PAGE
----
Coffey County, in which John Redmond Dam and Reservoir is located, shares the memorable past of a state over which the flags of France and Spain once flew; of great pioneer trails, earth-lodge Indian villages, sod houses, and of turbulent times in our nation's history. Now, in her second century, present-day Kansas is a leader in agriculture, livestock, and mineral resources, a land of modern highways and abundant water, and a growing contender in industry and science. Coffey County ranks high among Kansas counties in wheat, corn, and many crops which indicate a prosperous diversified agriculture. The county is the home of Kansas' only nuclear plant, Wolf Creek, which became operational in 1985.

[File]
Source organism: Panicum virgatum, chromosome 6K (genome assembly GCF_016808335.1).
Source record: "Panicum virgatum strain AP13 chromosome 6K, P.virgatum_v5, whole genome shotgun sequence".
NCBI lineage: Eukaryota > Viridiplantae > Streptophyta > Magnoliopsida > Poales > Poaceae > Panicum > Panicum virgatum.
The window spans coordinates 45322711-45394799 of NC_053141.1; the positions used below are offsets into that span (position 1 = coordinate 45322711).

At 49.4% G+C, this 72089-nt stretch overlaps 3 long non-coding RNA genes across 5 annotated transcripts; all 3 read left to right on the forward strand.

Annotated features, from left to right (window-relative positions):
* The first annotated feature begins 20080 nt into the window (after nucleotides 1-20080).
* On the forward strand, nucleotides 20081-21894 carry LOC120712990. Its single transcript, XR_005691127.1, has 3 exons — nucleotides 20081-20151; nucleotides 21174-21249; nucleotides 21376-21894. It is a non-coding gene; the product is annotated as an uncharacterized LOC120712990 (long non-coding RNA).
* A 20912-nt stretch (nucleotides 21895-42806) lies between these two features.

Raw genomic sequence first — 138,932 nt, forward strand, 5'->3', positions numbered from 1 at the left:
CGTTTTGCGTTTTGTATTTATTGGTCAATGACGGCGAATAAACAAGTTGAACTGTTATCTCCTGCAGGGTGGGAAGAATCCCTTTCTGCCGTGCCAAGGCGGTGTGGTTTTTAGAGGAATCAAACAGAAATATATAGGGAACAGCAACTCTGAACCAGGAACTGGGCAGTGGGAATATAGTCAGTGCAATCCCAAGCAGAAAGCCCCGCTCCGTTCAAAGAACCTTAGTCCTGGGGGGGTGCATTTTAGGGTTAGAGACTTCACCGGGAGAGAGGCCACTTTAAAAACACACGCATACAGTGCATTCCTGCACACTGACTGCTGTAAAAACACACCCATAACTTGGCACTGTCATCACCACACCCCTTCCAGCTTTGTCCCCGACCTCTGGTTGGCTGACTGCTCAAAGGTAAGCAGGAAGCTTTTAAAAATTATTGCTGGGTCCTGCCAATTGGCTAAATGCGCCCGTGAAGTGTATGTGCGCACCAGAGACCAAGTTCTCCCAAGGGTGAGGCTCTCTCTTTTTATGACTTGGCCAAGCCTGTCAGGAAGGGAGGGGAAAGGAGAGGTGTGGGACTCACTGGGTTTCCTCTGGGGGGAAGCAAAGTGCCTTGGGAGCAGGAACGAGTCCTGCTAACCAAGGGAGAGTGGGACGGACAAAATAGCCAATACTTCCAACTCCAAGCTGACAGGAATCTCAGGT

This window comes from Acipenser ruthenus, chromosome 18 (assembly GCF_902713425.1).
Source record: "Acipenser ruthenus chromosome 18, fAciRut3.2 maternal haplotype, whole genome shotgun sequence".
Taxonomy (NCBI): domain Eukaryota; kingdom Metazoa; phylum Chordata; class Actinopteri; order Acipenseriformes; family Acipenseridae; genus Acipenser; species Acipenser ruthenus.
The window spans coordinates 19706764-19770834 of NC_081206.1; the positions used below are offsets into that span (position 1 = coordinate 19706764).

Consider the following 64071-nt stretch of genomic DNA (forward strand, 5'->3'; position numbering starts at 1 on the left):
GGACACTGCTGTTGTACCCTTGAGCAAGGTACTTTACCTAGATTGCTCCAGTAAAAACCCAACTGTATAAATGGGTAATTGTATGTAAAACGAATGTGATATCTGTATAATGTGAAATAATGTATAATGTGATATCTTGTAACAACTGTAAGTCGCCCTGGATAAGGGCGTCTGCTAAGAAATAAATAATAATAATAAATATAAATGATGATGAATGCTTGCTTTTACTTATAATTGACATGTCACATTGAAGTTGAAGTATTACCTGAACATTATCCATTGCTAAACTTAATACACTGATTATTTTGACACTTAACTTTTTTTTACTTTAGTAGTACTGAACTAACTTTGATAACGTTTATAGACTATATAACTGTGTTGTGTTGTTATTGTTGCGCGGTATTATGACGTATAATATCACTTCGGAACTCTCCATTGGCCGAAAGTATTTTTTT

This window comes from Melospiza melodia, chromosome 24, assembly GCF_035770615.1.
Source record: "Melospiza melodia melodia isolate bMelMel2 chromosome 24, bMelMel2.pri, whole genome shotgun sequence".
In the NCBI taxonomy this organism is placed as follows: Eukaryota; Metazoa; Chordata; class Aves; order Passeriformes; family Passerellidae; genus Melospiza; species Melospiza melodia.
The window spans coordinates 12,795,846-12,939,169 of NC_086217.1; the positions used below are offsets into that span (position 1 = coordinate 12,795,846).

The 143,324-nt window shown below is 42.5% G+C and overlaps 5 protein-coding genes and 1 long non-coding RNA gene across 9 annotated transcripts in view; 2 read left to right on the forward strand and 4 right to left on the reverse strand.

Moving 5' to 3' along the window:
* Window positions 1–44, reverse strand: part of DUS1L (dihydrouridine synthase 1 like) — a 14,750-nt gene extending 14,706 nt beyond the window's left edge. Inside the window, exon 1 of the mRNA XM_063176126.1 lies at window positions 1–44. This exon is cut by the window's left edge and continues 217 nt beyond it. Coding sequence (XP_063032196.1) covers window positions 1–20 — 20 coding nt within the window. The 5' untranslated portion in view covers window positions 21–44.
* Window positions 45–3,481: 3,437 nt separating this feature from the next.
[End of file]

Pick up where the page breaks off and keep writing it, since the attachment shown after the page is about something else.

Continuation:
The John Redmond project was authorized as "Strawn Dam." The town of Strawn was relocated six miles eastward on higher ground when the dam was constructed. The old townsite is now underwater.
In 1958, congress renamed it John Redmond Dam and Reservoir for the Burlington Daily Republican's publisher, John Redmond. One of the first to champion the causes of flood control and water conservation along the Neosho River, Mr. Redmond's work along these lines continued from the early 1920s until his death in 1953 at the age of 79. His dream of controlling floods in the upper Neosho had started to become a reality with the authorization of the four dams in 1950.
The fertile Neosho Valley was flooded 57 times in 34 years, with the worst flood coming in 1951, one year after congress authorized the project. Floodwaters ran 30 feet deep at the damsite and one-third million acres were underwater.
John Redmond Dam was pressed into flood control operation several weeks before final completion, protecting the Neosho River Valley for the first time from the damaging floods.